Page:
This means that from 6 April 2020 to 2021, 100 per cent of financing costs acquired by landlords will be given as a basic rate tax reduction. The final phase reduces the percentage of finance costs that can be deducted from rental income to 0 per cent and raises the percentage of basic rate tax reduction to 100 per cent.
As a result, from April, landlords will have to pay income tax on the full amount at the basic tax rate of 20 per cent. The rules affect UK residents who let residential properties in the UK or overseas as well as non-UK residents who let residential properties in the UK.
In his Budget speech, George Osborne said that the measures would, “create a more level playing field between those buying a home to let and those buying a home to live in”. Due to the changes, ARLA Propertymark has argued that the policy has pushed many landlords up a tax band, despite their income not increasing as tax is applied to turnover instead of profit.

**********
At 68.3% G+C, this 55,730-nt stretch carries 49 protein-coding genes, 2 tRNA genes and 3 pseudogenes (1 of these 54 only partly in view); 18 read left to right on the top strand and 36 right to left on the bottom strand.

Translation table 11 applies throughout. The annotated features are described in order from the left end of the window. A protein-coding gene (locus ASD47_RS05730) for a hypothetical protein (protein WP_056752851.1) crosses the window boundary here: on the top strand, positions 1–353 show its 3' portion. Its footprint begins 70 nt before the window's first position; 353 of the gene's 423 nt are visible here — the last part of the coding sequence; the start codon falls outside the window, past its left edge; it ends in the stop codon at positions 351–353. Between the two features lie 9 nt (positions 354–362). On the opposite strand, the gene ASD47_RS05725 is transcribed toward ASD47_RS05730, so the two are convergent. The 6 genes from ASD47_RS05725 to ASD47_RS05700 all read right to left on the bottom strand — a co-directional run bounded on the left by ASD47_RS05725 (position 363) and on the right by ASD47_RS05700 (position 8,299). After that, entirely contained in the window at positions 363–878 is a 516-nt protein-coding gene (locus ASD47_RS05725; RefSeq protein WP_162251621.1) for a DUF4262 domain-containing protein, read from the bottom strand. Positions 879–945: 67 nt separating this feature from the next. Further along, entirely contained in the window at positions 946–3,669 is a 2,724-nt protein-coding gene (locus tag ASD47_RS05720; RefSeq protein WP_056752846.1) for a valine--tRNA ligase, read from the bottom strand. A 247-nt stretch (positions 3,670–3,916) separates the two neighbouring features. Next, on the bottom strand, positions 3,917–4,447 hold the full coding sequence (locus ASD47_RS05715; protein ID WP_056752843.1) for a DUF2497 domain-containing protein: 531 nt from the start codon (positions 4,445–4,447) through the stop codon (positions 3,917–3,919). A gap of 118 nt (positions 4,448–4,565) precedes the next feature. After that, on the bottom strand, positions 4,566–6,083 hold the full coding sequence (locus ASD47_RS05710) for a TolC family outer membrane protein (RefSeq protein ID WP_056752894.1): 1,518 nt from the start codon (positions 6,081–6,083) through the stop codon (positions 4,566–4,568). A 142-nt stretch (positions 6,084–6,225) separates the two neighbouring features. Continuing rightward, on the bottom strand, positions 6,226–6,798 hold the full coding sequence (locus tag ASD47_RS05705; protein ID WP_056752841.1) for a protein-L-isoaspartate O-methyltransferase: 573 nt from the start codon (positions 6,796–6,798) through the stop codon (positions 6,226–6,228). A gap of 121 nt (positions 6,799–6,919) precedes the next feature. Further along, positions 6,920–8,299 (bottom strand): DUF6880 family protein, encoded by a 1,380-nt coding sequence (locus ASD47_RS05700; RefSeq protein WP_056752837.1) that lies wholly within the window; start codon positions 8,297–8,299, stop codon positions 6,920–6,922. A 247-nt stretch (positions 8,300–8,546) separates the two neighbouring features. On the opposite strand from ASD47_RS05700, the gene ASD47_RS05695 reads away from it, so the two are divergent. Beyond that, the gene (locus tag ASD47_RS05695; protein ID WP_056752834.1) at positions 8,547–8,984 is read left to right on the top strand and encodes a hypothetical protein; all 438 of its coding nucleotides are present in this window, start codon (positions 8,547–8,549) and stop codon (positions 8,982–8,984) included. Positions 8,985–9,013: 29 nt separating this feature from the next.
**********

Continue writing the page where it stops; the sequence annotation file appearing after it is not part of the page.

Consequently, to cover these additional taxes many landlords have increased rents for new and existing tenancies. Many are also having to cut back on other expenses such as property maintenance. As the extra tax continues to mount up some landlords will sell up altogether and leave the sector. Over the long term this will impact on the value and quality of property available.
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At the Summer Budget 2015, the then Chancellor George Osborne announced that the amount of Income Tax relief landlords can get on residential property finance costs will be restricted to the basic rate of tax (currently 20 per cent).